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by Erica Hughes
About five years ago, I stood underneath the sheet of nighttime, an arm crossed over my chest, a hand buried beneath my armpit, and an ear pressed to my iPhone, listening to my mother’s mother say, “I have never heard anything like this. Do you belong to a cult?”
I had just introduced my grandmother, who grew up in Texas during the 1950s and in a black Southern Baptists church, to the doctrine of total depravity. Except at that time, I didn’t have full the Reformed lexicon. So I came out full force and said it: “Mema, all of humanity is evil, and we need a savior.”
I’m sure that to my family, my “choice” in doctrine is a perplexing one: Firstly, I did not grow up in a particularly religious home (we definitely didn’t know any Calvinists); we went to church on only Christmas and Easter as prompted by both of my grandmothers. Secondly, my lifestyle before I became a Christian consisted of me drinking too much, smoking too much weed, and listening to rappers like Trina, Too Short, and Juvenile. Thirdly, I had a history of being hostile toward the notion of God.
In contrast, however, my brother managed to become a Christian at around the age of five. As his older sibling by eighteen months, I was perplexed. But by my nana’s (my father’s mother) influence, my brother is C.O.G.I. C, which is the Church of God in Christ, a Pentecostal-holiness and predominantly black denomination that stems from the Wesleyan tradition. My brother was the good child. He carried his Bible like a sword, sang hymns that made grown folks weep, and preached to me and my cousins all of the time. Of course, me and my cousins hated him and persecuted him in the name of Bebe’s-kid-ness.
So I like to think that my brother was the most shocked in my family to learn that I had accepted Christ. Even now, some six years after my unlikely conversion and my unlikely doctrinal choices, my brother often stares at me, trying to trace how I, of all people, came to believe in a sovereign God who chooses his people. With a weary voice, my brother often asks, “How could you believe that God chooses his beloved?” Sometimes I don’t respond, hoping to avoid another argument (which I’m mostly bad at doing) and think—How could you believe in an all-powerful God and not believe that he is powerful enough to choose his beloved?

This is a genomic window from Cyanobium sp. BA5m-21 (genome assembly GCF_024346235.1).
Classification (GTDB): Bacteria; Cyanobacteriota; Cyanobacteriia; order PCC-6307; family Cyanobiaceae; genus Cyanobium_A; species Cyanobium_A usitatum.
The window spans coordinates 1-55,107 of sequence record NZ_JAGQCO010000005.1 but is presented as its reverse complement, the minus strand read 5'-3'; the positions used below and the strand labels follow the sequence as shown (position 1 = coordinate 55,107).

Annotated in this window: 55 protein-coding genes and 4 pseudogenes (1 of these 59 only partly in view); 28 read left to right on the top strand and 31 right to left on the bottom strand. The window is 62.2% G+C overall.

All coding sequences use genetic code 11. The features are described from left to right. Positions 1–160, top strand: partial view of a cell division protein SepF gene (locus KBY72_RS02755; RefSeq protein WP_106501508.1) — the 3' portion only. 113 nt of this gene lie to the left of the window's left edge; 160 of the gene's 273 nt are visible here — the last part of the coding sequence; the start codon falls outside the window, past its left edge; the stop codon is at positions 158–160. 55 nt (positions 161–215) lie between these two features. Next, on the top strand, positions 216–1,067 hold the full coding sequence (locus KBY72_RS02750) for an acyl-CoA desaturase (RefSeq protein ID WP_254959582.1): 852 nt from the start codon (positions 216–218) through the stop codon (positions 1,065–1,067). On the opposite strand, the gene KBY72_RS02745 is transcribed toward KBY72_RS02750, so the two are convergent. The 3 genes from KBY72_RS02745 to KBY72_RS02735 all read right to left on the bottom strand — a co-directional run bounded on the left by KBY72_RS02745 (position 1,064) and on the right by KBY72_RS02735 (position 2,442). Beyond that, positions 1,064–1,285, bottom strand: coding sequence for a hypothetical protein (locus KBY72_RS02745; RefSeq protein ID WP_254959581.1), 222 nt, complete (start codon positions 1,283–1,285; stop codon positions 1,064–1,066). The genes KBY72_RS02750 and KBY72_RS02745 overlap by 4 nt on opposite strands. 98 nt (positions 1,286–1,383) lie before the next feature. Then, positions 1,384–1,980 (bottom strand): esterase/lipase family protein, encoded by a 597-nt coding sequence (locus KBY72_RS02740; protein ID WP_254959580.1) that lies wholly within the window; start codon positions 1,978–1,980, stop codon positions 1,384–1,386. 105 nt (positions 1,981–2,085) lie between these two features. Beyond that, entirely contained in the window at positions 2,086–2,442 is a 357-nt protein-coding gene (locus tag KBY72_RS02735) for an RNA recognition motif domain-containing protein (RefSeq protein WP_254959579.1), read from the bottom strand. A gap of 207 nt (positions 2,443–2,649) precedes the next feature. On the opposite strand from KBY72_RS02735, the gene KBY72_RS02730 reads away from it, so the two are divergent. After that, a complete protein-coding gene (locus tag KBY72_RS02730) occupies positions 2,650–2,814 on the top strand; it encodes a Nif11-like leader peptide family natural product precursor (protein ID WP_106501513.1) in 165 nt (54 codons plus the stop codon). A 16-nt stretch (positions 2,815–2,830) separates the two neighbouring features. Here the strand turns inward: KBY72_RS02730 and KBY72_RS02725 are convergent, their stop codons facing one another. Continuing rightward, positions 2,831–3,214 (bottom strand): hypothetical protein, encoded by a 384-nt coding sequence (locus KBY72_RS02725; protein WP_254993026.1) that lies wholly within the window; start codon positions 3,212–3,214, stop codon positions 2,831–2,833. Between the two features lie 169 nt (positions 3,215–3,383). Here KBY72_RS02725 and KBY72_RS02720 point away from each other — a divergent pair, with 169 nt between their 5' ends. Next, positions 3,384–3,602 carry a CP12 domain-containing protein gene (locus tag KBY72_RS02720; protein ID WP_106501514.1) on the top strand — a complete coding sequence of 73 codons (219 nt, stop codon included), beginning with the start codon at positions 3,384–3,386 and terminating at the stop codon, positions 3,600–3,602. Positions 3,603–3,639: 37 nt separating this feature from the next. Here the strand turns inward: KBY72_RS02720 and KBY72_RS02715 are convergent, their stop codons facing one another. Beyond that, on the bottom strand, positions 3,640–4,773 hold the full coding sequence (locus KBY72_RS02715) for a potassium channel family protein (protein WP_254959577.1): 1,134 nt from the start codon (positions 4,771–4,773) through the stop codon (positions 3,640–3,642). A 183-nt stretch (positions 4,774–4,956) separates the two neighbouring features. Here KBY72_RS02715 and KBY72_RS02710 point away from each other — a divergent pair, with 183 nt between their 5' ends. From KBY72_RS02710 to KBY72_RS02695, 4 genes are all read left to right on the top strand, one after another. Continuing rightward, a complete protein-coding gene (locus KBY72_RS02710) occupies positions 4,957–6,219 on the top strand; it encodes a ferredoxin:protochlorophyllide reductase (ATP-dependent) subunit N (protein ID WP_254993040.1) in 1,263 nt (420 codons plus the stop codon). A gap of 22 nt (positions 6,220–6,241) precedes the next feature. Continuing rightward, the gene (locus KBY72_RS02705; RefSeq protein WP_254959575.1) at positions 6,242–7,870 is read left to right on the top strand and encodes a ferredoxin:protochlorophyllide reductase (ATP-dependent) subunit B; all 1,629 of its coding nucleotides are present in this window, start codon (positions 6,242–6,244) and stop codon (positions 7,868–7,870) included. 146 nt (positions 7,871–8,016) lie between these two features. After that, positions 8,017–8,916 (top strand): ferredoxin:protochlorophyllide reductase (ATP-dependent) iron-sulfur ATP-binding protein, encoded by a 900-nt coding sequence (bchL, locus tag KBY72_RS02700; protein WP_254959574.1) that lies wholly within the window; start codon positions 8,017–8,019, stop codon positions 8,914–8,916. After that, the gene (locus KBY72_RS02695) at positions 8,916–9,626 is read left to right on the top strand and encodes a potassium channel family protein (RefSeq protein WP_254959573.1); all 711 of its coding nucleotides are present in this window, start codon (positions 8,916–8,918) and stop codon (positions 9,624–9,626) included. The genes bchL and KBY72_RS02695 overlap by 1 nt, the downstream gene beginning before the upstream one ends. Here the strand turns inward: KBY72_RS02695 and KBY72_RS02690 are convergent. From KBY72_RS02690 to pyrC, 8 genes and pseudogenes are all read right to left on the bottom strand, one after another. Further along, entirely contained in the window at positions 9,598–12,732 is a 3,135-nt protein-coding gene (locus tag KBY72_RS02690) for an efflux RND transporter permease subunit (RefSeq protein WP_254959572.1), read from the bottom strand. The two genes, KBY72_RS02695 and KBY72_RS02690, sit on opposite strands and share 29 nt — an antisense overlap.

At the point of my regeneration, I needed a God who is determined to set me free from my ominous past. I needed a God who was strong enough to call me out of that darkness and into the freedom of his marvelous light just because, just because of his mysterious and powerful grace.
But for black folks, freedom is often an ominous thing—and it ain’t free. Freedom for black folks costs us the lives of our fathers and mothers, our brothers and sisters, our aunties and uncles, our cousins, our friends. Freedom reminds us that we cannot afford to buy the dream—a narrative in which black children live unharmed, education is equitable, and blackness is human. So how can people fully understand spiritual freedom if their bodies are not free? How can people with a history of malicious enslavement and people experiencing a reincarnation of Jim Crow embrace this doctrine of grace, a doctrine whose founding theologians call them “a far lower form” and “the pools and marshes” of human existence?
Much of my brother’s issue with Calvinism is that it has a history of exclusion. And Calvinists are usually more than happy to exclude non-conforming people of color, women, charismatics, and the poor. Because of this, I am not angry at my brother’s—or any other person of color’s—apprehension of Calvinism—or Christianity—because White Jesus has oppressed millions of people, expressing to them that shouting in church is unethical, that rap songs are the hymns of heathens, that being of color is inferior.
In 2016, my black body still feels the pangs of American bondage, still hums “Keep your hand on that plow, hold on” and “Precious Lord, take my hand…I am tired.” And in the wake of deaths of Mike Brown, Eric Gardner, Tamir Rice, Alton Sterling’s, Philando Castille, I’ve found myself on multiple occasions screaming, “God, do you love black people? God, do you hate us? God, why is this happening? Why are you letting this happen?”
But in these moments of doubt, I am reminded that my precious, precious Savior, a Jewish man who probably looked more like Osama Bin Laden than Brad Pitt, sat by a well and offered freedom to a poor and promiscuous woman, whom the Jews hated because she was ethnically Samaritan. I am reminded that somewhere in the sovereign Lord’s thoughts, he cogitated rap music and then created Kendrick Lamar.
Erica Hughes, an alumnus of Dordt College, is working toward her MFA in Creative Writing, Poetry at California State University, Fresno and teaches freshmen composition there as well. More importantly, Erica like reads too much for her own good.